Next is the HD Ball Head Disconnector, made of 4140 chrome-moly steel and has the top machined taller, so that it doesn’t drag on the sear pin. The ball head is added to get rid of the click found on 1911s caused by the head moving back and forth in the frame hole. This eliminates the need to stake the frame hole trying to minimize the play that creates that click. EGW has also added a safety feature by altering the geometry of the disconnector when a magazine is inserted it won’t be tripped, which could cause an accidental discharge when reloading with a live round in the chamber. In addition, the bottom spade of the disconnector will not dig into the trigger bow. These parts are machined using a USA Fadal Machining center, sent to Vacu-Braze (also in Pennsylvania) to be vacuum heat-treated and then sent to Universal Black Oxide to be coated.

EGW is known for improving on original designs, and the Evolved Sear Spring is one of these parts. Sometimes 1911 frames can be out of spec; in this case the sear spring slot is cut lower than it should be, which can cause the sear spring to not fully engage the sear. EGW went back to the drawing board, making it 0.030-inch longer on the left finger to accommodate frames that encounter this problem. Also included in the kit are ISMI mainsprings. These are not drop-in kits, and it is recommended to have a gunsmith install them, or at least check them before hitting the range.

When I picked up the Springfield with the new EGW parts installed by Huening, and I racked the slide, gently pressing the trigger, a grin began to form as the hammer made its distinct sound striking the firing pin. With another rack of the slide, and the trigger still depressed, I checked the reset. My grin quickly became a smile.

Mounting Plates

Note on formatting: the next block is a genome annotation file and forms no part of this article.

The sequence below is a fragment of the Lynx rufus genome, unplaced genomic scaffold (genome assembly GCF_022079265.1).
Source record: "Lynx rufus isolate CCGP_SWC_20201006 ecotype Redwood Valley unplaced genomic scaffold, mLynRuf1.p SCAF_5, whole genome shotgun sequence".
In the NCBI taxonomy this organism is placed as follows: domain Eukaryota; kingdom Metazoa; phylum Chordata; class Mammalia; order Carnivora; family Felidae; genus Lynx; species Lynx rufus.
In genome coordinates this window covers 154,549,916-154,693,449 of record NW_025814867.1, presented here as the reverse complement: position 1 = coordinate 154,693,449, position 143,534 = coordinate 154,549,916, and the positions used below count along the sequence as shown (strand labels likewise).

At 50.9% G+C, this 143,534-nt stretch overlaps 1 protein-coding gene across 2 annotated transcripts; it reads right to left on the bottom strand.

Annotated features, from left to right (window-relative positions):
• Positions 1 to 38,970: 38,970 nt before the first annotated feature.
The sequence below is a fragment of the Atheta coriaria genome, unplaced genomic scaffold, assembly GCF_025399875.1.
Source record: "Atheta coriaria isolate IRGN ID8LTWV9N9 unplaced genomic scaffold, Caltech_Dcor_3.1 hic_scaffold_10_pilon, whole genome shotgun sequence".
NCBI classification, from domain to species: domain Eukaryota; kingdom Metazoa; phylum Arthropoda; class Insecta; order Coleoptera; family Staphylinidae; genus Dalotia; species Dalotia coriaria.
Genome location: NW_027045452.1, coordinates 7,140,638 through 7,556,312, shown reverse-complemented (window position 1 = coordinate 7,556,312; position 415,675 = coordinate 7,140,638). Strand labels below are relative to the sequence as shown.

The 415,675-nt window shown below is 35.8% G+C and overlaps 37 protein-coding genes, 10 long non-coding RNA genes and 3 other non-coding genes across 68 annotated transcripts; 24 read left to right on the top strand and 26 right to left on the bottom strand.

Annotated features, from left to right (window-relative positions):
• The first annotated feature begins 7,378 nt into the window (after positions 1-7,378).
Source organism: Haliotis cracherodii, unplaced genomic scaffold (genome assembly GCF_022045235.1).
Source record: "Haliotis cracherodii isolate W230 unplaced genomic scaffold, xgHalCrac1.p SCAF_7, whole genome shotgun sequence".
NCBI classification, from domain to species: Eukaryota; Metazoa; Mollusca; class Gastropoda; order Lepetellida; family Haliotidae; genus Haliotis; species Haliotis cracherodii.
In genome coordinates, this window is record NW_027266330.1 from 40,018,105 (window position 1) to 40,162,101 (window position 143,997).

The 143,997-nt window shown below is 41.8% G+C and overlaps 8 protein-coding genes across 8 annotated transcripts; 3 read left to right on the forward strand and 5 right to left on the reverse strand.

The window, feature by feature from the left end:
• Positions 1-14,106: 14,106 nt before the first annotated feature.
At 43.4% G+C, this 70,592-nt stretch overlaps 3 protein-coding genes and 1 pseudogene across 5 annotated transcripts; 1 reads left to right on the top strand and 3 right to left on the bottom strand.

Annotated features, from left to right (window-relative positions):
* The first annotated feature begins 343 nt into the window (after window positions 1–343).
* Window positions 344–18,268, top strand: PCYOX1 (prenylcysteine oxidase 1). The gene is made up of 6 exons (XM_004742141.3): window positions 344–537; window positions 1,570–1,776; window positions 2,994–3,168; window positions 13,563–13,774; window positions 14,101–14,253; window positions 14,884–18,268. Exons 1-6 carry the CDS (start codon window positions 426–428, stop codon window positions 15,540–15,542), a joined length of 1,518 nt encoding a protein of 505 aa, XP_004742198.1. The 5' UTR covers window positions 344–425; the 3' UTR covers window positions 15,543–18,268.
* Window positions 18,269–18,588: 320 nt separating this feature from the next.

EGW makes several parts for 1911s, rifles, handguns and scopes. The company has also started making mounting plates for red-dot sights, which have become wildly popular on handguns. When you hit the EGW website and click on Pistol and Red-Dot Mounts, there are over 170 plates available. Also search by firearm brand, which after a quick count showed about 35 manufacturers listed; or by red-dot brand, with about 20 different models listed.

Walther PPQ 22
The author's upgraded Walther PPQ 22.

The plates are designed to fit the rear sight dovetail on the slide for the specific model of handgun you select. This type of mount allows the installation of a red dot on an existing slide—minus the expense of having to get the slide milled to accept the red dot. This is an inexpensive way to add a red-dot optic, and not a permanent change to your slide if you have it cut for a dot. The red dot will sit a little higher on the slide over one that is fit into a milled-out section on the slide. However, it will not be much taller than many of the optics-ready guns that replace the rear sight section with a mounting plate.

All of my Carry Optics division guns are optics-ready, but I wanted to try a new plate out, so I ordered one for the Walther PPQ 22 that I have been running in Rimfire Pistol Irons at Steel Challenge matches to try with a C-More RTS2. Once the plate arrived, I followed the installation instructions, which for me was to head over to George Huening’s shop and let the pro handle it. Plus, hanging out and sharing stories with him is always a great afternoon spent “working.”

With the C-More RTS2 installed on the mount and the mount inserted into the rear sight dovetail, I headed to the Indiana State Steel Challenge Match to give it a go in Rimfire Pistol Open. I was able to set four personal bests in the RFPO division for the first time out with the new Walther set-up.

If you have a firearm that you have been considering trying out with a red dot, but don’t want to permanently alter it, this is an affordable alternative to having it milled.

EGW has been in the game for a long time making the parts and accessories to enhance firearms performance. Visit egwguns.com.

Article from the January/February 2021 issue of USPSA’s FrontSight magazine.

Read more: 5 Common Mistakes Shooters Make At Competitions